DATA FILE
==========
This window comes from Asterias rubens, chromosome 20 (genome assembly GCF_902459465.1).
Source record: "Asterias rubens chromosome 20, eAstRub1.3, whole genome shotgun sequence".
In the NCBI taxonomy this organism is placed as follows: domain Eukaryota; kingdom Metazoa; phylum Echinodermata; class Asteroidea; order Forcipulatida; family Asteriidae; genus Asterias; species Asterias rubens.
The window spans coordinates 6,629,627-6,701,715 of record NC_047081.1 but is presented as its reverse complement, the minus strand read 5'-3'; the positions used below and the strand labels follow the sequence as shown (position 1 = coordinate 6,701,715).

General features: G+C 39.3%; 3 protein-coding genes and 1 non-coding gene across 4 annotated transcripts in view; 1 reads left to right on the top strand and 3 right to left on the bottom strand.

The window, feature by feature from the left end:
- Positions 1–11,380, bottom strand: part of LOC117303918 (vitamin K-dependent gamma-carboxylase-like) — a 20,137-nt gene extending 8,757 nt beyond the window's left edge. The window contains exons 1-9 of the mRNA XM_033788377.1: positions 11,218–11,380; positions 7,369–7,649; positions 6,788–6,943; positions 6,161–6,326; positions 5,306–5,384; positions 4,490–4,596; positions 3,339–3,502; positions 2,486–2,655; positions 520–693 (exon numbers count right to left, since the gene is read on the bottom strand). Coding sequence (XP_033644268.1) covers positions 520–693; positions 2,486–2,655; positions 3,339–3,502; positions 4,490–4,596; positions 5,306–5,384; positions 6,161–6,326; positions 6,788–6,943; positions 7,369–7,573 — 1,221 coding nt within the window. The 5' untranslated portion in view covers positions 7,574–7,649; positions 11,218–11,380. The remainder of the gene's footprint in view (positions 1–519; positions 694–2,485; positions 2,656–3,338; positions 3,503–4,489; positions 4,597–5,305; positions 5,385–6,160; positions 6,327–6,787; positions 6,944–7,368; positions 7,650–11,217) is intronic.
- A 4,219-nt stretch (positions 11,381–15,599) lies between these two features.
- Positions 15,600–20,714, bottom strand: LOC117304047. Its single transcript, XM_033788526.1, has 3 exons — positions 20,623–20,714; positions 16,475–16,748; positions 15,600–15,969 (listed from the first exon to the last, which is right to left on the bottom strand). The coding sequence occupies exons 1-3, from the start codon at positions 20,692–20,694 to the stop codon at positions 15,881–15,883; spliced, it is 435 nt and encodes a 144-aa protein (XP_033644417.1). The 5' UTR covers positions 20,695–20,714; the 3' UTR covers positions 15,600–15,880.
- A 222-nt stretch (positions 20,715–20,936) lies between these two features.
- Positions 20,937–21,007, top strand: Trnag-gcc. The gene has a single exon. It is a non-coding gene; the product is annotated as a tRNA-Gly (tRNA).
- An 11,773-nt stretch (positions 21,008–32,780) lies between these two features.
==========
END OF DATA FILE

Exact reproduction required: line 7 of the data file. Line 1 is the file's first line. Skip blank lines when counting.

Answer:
- Positions 1–11,380, bottom strand: part of LOC117303918 (vitamin K-dependent gamma-carboxylase-like) — a 20,137-nt gene extending 8,757 nt beyond the window's left edge. The window contains exons 1-9 of the mRNA XM_033788377.1: positions 11,218–11,380; positions 7,369–7,649; positions 6,788–6,943; positions 6,161–6,326; positions 5,306–5,384; positions 4,490–4,596; positions 3,339–3,502; positions 2,486–2,655; positions 520–693 (exon numbers count right to left, since the gene is read on the bottom strand). Coding sequence (XP_033644268.1) covers positions 520–693; positions 2,486–2,655; positions 3,339–3,502; positions 4,490–4,596; positions 5,306–5,384; positions 6,161–6,326; positions 6,788–6,943; positions 7,369–7,573 — 1,221 coding nt within the window. The 5' untranslated portion in view covers positions 7,574–7,649; positions 11,218–11,380. The remainder of the gene's footprint in view (positions 1–519; positions 694–2,485; positions 2,656–3,338; positions 3,503–4,489; positions 4,597–5,305; positions 5,385–6,160; positions 6,327–6,787; positions 6,944–7,368; positions 7,650–11,217) is intronic.